ILNews

COA: Township not required to pay for private school shuttle

Back to TopCommentsE-mailPrint

A school township in Marion County isn’t legally required to transport nonpublic school students to their private schools, the Indiana Court of Appeals affirmed.

In Roman Catholic Archdiocese of Indianapolis, Inc. v. Metro School District of Lawrence Twp., et al., No. 49A02-1004-PL-427, the Roman Catholic Archdiocese of Indianapolis and parents of children who attend two Catholic elementary schools in Lawrence Township appealed the denial of their requests for declaratory and injunctive relief after the Metropolitan School District of Lawrence Township voted to end a longstanding practice to use shuttle buses to transport the nonpublic school children from township middle schools to their respective private schools.

Private elementary school students who lived along bus routes in Lawrence Township were allowed to ride the bus that took public school children to one of three public middle schools, from which the private school students would then board a free shuttle bus that would take them to one of the two private schools in the township. Lawrence Township paid for the shuttle but after facing a budget deficit, decided to end paying for the service.

The archdiocese sued and the trial court granted an emergency temporary restraining order, but later denied the archdiocese’s petition for injunctive and declaratory relief. After this ruling, the parents filed a similar suit, in which another trial judge found their suit was barred by res judicata. In both suits, the trial judges cited Indiana Code Section 20-27-11-1, which deals with transporting nonpublic school students and says “The transportation provided under this section must be from the home of the nonpublic school student or from a point on the regular route nearest or most easily accessible to the home of the nonpublic school student to and from the nonpublic school or to and from the point on the regular route that is nearest or most easily accessible to the nonpublic school.”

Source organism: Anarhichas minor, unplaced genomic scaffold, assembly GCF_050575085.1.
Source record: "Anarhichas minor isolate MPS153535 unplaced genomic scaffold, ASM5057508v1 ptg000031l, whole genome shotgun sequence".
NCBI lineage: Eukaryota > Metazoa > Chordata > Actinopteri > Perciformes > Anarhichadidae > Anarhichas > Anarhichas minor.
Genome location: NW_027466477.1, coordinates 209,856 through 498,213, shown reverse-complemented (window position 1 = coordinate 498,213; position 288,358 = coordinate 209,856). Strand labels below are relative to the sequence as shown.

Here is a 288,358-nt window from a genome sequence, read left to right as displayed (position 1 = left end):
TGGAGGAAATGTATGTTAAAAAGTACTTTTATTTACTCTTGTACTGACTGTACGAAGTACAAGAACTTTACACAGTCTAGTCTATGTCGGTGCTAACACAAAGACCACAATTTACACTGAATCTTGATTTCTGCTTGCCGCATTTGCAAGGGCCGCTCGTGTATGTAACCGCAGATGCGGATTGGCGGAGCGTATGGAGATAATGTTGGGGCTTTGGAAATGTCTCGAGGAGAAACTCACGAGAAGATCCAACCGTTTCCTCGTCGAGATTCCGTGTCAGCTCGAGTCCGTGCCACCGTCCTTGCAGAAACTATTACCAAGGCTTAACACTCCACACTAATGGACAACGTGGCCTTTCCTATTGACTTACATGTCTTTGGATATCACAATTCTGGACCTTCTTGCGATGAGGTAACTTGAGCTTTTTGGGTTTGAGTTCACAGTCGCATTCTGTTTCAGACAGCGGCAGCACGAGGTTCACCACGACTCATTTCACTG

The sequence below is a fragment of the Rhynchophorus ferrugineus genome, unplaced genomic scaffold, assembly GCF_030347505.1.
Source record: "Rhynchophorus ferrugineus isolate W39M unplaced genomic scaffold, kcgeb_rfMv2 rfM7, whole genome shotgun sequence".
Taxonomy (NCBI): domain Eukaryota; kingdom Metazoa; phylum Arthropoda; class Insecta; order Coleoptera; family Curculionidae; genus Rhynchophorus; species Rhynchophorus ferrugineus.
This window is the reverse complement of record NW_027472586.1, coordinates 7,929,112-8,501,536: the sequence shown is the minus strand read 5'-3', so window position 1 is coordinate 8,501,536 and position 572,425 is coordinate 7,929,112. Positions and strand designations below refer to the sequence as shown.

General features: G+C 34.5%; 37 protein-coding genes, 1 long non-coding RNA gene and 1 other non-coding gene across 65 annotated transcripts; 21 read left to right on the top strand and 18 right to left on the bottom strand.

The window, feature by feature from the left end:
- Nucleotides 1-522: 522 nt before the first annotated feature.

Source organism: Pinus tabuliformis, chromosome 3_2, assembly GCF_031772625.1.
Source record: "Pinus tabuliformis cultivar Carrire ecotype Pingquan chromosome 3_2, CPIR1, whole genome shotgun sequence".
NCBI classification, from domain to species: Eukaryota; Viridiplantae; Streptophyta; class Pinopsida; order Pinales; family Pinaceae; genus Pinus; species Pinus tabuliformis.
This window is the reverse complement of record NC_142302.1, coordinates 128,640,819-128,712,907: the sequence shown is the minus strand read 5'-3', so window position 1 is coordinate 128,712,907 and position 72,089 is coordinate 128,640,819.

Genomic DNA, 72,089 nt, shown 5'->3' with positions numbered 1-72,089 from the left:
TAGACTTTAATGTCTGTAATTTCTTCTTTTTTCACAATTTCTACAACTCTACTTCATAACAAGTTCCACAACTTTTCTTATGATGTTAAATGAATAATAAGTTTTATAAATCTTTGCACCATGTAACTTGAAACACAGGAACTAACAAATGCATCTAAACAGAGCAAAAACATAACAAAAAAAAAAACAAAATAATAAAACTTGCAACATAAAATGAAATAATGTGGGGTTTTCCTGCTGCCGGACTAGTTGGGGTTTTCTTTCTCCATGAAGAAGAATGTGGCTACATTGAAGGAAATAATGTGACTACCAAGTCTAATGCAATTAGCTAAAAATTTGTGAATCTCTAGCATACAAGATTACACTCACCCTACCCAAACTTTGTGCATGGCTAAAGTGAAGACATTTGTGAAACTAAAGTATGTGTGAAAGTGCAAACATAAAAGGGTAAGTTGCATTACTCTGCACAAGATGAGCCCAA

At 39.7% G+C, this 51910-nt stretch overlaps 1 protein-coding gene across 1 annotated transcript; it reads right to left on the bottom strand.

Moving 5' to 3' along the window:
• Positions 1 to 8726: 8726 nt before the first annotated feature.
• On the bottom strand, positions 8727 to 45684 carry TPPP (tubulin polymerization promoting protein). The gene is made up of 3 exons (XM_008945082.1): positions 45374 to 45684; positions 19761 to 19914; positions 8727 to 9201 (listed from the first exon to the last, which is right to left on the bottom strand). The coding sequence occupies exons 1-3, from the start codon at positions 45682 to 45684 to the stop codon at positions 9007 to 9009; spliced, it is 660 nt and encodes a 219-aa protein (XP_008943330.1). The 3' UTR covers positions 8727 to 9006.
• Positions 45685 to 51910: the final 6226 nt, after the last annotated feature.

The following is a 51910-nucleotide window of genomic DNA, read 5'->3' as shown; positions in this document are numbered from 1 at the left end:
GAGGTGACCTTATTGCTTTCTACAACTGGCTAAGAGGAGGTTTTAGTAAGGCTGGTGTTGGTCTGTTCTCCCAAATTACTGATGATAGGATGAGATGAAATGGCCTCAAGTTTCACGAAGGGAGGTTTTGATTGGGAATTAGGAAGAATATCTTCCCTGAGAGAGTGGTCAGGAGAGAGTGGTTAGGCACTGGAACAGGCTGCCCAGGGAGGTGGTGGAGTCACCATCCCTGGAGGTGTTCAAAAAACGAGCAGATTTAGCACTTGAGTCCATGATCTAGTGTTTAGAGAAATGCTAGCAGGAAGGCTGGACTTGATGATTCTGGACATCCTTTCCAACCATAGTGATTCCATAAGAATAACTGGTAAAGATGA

The issue in the combined appeal isn’t the pick-up of students along the regular route, but the delivery of the students to their schools. The archdiocese and parents argued that the statute requires the nonpublic school students be taken to their schools, but the statute also allows for the school to take the students to a place on the regular route that is closest to or most easily accessible to the private school.

In affirming the lower court, the Court of Appeals cited Frame v. South Bend Community School Corp., 480 N.E.2d 261 (Ind. App. 1985), and two opinions on similar issues from the Indiana Attorney General – one from 1933 and one from 1980.

“The foregoing precedents reflect Indiana’s goals of ensuring public safety and efficient allocation of public funds such that where a school district has already expended transportation resources that can benefit both nonpublic and public school students, nonpublic school students should certainly benefit from the outlay; however, the school district is not required to undertake additional expenses, to revise its existing bus routes, or to otherwise devote its funds such that they accommodate only nonpublic school students in the manner they desire,” wrote Judge Carr Darden.